As for recently completed projects, Casalanguida touted the completion of Arthrex's headquarters expansion off Immokalee Road in North Naples, which includes a four-story hotel for its visitors and a new administrative office tower and two-story wellness center for its growing number of employees.

"That area is amazing," he said.

In the future, much of the growth will happen in the northeastern parts of the county. A big part of that growth will be a handful of new rural villages planned by Collier Enterprises and Neal Communities, two of which Collier County commissioners have already approved.

The villages will sit in the 185,000-acre Rural Lands Stewardship Area, where a voluntary program allows developers, in exchange for preserving more environmentally sensitive land, to build towns and villages in areas with less value for conservation.

Collier County government is making — and planning — some big investments of its own to encourage and keep up with growth, including a new campus away from the coast.

Investments continue into the new Paradise Coast Sports Complex, with plans to begin the second phase of construction soon. In total, the county plans to invest $100 million into the project, designed to attract more sports tourism including elite youth football, soccer and lacrosse events.

In a few weeks, a new covered outdoor lake-front training gym will open at the complex that promises to be "epic." It will host sports tournaments, as well as special events and festivals throughout the year, creating a new social gathering spot with a great lawn offering everything from football Saturdays to family movie nights on the video board.

He likened the complex to a Cambier Park and Baker Park "on steroids."

Other high-priority community projects include:  A career and technical training center, the construction of new workforce housing, a new nursing home for veterans and a larger mental health center. The county will tap a one-cent sales surtax over seven years to make them a reality.

The county's $129 million investment into the purchase of the 167-acre Golden Gate golf course will also spur new development, including new workforce housing and a new Top Golf-like entertainment venue — dubbed Bigshots Golf, which will offer state-of-the-art virtual games and recreational courses designed for every player, no matter the skill level.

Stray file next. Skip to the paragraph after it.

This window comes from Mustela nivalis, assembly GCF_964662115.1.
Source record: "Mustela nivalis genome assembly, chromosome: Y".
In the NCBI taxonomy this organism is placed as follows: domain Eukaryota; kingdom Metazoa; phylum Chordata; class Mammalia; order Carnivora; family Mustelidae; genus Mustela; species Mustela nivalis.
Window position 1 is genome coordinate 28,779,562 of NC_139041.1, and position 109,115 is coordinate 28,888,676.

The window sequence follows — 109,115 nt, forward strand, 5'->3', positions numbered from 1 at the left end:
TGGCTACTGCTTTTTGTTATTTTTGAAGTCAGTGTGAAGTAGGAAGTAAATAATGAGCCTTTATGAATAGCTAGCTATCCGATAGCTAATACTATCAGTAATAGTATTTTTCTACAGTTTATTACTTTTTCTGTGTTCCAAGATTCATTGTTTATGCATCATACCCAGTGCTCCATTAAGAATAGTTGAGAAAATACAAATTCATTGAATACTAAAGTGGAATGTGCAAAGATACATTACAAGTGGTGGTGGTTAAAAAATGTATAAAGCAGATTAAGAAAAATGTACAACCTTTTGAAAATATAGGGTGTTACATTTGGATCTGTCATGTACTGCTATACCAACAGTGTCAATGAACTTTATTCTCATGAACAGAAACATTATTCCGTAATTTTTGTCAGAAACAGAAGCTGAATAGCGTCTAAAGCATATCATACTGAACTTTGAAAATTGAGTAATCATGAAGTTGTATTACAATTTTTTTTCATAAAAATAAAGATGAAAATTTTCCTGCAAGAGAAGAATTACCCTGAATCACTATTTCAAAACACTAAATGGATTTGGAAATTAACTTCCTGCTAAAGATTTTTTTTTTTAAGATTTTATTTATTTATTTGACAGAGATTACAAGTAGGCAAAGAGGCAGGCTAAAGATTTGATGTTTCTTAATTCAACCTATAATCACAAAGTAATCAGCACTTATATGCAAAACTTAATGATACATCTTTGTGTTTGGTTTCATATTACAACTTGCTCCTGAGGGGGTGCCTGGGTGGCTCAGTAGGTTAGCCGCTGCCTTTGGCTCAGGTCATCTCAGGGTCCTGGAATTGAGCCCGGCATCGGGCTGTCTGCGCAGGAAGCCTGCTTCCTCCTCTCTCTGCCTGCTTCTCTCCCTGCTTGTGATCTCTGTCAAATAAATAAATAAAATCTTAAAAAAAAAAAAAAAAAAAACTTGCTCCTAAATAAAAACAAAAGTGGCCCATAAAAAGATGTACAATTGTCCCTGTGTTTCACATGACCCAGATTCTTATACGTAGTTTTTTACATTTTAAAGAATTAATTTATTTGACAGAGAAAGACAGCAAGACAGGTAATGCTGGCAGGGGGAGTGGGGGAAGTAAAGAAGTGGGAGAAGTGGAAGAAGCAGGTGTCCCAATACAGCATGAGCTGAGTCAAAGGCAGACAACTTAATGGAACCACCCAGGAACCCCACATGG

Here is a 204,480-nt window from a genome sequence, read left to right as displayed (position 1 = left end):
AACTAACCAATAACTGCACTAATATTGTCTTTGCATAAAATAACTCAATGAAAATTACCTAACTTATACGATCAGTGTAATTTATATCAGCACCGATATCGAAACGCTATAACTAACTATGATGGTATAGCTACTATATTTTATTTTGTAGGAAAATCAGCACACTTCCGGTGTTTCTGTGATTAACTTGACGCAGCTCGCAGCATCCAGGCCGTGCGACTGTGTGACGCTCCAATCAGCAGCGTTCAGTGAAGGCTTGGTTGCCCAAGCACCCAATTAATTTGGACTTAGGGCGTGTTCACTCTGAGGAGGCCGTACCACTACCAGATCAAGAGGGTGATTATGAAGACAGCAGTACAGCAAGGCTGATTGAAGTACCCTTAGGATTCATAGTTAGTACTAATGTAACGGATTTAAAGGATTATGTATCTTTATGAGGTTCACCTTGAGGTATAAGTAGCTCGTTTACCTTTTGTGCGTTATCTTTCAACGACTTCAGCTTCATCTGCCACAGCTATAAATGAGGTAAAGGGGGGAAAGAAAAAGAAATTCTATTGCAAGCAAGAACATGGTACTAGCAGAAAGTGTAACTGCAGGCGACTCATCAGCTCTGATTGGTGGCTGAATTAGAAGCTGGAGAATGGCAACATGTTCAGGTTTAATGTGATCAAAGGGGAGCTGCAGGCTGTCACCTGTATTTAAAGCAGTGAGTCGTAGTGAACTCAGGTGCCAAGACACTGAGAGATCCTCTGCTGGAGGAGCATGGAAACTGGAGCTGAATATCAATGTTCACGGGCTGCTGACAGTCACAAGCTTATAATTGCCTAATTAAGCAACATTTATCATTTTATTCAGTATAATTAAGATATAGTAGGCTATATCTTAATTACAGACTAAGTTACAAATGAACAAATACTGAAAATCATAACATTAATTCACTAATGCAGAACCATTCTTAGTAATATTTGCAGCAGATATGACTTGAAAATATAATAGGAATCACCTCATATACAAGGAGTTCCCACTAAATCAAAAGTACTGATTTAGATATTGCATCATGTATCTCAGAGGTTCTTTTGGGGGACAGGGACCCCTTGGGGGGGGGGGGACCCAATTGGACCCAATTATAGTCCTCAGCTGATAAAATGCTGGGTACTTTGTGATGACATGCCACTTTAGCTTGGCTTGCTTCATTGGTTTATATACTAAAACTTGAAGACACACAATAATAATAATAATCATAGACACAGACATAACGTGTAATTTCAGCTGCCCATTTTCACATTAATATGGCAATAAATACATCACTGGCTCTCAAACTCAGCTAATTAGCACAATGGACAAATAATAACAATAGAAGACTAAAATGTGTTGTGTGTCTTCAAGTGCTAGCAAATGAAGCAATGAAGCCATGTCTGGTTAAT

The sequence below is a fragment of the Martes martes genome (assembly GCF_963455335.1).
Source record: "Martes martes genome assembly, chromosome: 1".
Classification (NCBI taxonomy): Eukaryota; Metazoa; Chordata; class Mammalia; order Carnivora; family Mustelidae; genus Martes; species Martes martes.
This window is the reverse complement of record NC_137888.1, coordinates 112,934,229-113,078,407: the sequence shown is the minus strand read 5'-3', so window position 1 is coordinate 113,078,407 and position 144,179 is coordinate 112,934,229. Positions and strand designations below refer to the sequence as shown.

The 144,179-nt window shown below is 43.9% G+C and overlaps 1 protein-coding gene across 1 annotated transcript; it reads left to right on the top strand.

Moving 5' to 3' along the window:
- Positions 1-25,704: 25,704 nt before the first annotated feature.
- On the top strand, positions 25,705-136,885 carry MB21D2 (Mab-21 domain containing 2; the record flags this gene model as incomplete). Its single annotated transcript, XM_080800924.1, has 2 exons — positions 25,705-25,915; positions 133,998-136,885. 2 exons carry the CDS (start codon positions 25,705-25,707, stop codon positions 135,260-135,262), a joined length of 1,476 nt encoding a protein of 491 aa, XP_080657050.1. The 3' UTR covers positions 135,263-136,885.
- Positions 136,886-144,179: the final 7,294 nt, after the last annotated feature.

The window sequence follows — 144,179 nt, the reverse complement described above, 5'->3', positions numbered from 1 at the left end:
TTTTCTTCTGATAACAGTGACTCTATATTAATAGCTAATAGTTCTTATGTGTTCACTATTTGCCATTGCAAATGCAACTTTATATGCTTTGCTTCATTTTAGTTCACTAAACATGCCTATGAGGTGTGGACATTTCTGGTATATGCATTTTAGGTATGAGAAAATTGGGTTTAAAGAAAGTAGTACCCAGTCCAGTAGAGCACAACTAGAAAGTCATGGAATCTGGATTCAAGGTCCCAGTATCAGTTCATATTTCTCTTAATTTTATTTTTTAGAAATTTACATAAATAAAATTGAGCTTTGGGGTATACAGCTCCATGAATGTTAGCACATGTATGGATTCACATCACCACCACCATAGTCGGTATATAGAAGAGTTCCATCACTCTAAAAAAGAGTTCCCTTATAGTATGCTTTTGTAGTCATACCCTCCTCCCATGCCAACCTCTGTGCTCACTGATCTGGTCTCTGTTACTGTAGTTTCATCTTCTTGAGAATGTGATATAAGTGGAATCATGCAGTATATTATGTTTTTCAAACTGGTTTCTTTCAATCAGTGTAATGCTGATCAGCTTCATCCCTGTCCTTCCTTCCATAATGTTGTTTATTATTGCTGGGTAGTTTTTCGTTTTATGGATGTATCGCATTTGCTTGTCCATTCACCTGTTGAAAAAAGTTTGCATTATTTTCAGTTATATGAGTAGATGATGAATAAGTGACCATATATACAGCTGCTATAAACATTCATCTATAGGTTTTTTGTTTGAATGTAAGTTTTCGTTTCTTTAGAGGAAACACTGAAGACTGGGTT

The nursing home for veterans could also be part of the redevelopment project. 

Collier County commissioners also recently agreed to buy more than 900 acres of environmentally sensitive ranch land for $10 million, which will give it room to make road improvements in the rural area and space for workforce housing.

The property sits east of Collier Boulevard and just north of the cross-state Alligator Alley stretch of I-75.

The county is pouring money into its infrastructure, from its road network to its water and sewer services, to meet current and future demands.

One of the most notable transportation improvement projects, Casalanguida said, will be the extension of Vanderbilt Beach Road, which is expected to cost $121 million — with $74 million of that cost financed through the county's surtax.

The long-planned road project is expected to start next year. It will extend and broaden the major corridor for about 7 miles from Collier Boulevard to 16th Street Northeast.

"This will be the biggest relief to Immokalee Road," Casalanguida said.

Construction is projected to start at the end of 2021, with completion slated for 2024.

"The stress on Immokalee Road can't continue and that has been a project that has kind of lingered for some time," Casalanguida said.

A few flyovers are also on the county's drawing board, like those seen on Florida's east coast, to deal with the increased traffic generated by a growing population, which is teetering on 400,000.

The virtual event — hosted on Zoom — drew an audience of more than 100 listeners, with many questions asked after the presentation, including how the business community can best support the county as it looks to keep up with growth.

More education is needed to explain to the community that growth is going to happen, with more land already entitled for development. There are still so many county residents with a '"not-in-my-backyard" attitude or no-growth mentality, and he said he'd like to see that change. 

He likened the continuing wave of development to a cargo ship coming to the port, saying you can't stop it, but you can work together to "push it into the dock you want." 

"This is a gem of a place in the country and people are going to come here," Casalanguida said.